It's a surprisingly tricky conversation. All the differences at play are so close to totally negligible, it can be easy to tally them up differently. It mostly just doesn't matter as long as it's some type of conventional bearing grease.
In terms of how well a bearing system full of a given grease is going to function, if the bike is ever going to get ridden in wet conditions, then waterproofness and washout resistance are the most important variables by far. If the bike isn't ever going to be ridden in wet conditions, then it doesn't matter at all unless you want to try to save watts with your grease. If you do then my money is on Dura-Ace grease as being the best you can get, but it's a black hole of a debate topic.
For shop use, I have come to view grease compatibility as being the most important differentiator, because it seems like getting it wrong there is the main way your choice of grease can actually have meaningful negative consequences. I'm a fan of White Lightning Crystal as general purpose grease because it's biodegradable, non-toxic and non-staining, but the problem is that aluminum based greases like it score badly on the compatibility chart, meaning arbitrarily squirting it into other people's greasy things you're adding grease to is probably a bad idea.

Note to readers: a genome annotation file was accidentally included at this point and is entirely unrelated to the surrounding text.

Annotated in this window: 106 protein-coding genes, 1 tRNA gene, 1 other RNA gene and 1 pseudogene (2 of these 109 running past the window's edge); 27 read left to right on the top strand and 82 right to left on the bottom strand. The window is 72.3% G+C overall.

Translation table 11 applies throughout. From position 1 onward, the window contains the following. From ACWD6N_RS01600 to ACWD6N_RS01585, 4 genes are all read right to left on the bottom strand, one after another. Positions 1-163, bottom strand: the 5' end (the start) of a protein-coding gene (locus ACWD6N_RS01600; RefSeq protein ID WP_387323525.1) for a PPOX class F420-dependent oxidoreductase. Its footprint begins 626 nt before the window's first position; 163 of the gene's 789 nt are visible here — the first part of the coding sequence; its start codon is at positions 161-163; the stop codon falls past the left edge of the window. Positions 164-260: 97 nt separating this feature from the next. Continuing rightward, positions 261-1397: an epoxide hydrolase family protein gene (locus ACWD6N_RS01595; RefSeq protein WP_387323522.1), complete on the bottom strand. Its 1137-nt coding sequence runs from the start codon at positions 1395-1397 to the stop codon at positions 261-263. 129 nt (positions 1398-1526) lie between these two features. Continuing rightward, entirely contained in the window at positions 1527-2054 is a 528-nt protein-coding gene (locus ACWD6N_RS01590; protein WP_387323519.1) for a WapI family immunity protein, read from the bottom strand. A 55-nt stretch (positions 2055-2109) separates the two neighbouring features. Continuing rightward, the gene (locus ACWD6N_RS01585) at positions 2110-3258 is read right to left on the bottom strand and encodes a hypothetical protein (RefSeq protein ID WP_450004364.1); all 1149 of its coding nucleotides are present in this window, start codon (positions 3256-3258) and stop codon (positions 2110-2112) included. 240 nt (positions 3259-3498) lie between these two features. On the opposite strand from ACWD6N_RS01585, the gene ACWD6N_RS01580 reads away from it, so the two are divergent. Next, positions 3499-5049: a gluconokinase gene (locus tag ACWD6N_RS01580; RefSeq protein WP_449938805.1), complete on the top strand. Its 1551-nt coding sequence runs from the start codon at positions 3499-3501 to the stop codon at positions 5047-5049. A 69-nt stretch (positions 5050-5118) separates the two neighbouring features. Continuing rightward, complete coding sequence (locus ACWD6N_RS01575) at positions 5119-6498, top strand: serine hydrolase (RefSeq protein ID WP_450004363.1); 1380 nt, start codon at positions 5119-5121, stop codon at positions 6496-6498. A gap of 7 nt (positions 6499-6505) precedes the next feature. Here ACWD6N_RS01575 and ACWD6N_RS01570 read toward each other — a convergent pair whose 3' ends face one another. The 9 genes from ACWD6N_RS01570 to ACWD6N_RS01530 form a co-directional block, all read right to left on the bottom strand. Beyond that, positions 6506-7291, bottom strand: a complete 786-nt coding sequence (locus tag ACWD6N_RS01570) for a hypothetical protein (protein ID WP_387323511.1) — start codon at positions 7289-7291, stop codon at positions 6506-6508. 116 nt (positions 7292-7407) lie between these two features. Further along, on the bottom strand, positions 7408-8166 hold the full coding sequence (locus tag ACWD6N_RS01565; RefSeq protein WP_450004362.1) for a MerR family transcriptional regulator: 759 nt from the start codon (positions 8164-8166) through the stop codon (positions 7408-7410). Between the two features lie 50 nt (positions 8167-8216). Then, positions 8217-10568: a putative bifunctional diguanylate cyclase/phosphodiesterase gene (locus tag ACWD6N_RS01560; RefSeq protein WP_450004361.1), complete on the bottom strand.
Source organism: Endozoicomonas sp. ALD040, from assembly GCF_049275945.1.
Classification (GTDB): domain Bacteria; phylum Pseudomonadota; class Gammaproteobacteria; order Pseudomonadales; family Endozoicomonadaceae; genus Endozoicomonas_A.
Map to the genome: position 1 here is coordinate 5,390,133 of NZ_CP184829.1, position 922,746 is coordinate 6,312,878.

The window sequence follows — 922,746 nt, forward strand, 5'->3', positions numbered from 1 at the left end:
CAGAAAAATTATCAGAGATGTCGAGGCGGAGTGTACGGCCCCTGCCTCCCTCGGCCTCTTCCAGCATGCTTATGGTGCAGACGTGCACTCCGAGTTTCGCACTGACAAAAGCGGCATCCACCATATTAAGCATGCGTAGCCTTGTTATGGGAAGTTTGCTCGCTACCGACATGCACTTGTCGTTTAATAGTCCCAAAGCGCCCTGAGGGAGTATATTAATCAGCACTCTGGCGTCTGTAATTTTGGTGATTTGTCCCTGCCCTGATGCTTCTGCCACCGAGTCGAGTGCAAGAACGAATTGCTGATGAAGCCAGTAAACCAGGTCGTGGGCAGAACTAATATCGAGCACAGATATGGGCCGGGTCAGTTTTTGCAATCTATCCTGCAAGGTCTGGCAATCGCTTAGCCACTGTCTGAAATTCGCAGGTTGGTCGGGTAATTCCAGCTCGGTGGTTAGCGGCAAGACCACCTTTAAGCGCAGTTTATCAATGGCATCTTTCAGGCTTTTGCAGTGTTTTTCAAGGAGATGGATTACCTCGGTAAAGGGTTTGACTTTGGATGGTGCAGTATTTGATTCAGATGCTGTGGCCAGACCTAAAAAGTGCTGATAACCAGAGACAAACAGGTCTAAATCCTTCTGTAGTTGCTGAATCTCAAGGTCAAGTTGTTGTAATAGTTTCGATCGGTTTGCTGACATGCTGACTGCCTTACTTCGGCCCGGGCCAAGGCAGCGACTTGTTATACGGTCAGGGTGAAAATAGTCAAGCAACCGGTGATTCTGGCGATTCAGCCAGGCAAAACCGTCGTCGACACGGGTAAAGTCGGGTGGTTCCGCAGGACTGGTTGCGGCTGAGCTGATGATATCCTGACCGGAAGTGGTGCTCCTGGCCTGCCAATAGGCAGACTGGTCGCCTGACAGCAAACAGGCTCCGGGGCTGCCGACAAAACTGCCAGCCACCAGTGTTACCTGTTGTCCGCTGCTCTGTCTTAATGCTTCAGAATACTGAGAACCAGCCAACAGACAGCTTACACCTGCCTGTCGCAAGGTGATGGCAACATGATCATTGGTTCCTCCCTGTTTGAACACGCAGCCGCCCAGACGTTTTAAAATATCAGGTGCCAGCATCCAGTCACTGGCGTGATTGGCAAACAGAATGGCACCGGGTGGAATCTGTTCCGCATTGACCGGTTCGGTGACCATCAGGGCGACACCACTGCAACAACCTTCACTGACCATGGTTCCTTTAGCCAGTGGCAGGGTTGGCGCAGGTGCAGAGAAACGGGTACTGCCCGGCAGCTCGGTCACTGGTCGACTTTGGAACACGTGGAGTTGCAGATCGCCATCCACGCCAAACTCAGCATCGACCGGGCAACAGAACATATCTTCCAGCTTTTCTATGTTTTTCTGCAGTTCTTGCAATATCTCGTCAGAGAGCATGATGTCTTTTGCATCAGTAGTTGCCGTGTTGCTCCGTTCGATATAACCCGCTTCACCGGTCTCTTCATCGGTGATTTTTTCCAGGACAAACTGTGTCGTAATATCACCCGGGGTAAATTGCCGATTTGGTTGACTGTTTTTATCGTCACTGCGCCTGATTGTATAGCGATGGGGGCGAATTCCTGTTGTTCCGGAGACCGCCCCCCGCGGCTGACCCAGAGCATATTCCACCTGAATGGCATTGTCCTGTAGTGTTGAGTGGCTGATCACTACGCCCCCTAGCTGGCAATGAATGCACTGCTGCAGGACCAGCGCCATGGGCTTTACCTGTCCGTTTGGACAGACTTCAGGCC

Hub main bearings, bottom brackets, headsets, and pedals generally all take the same grease. Cup and cone type freehub or freewheel mechanisms generally need either heavy oil or light viscosity grease.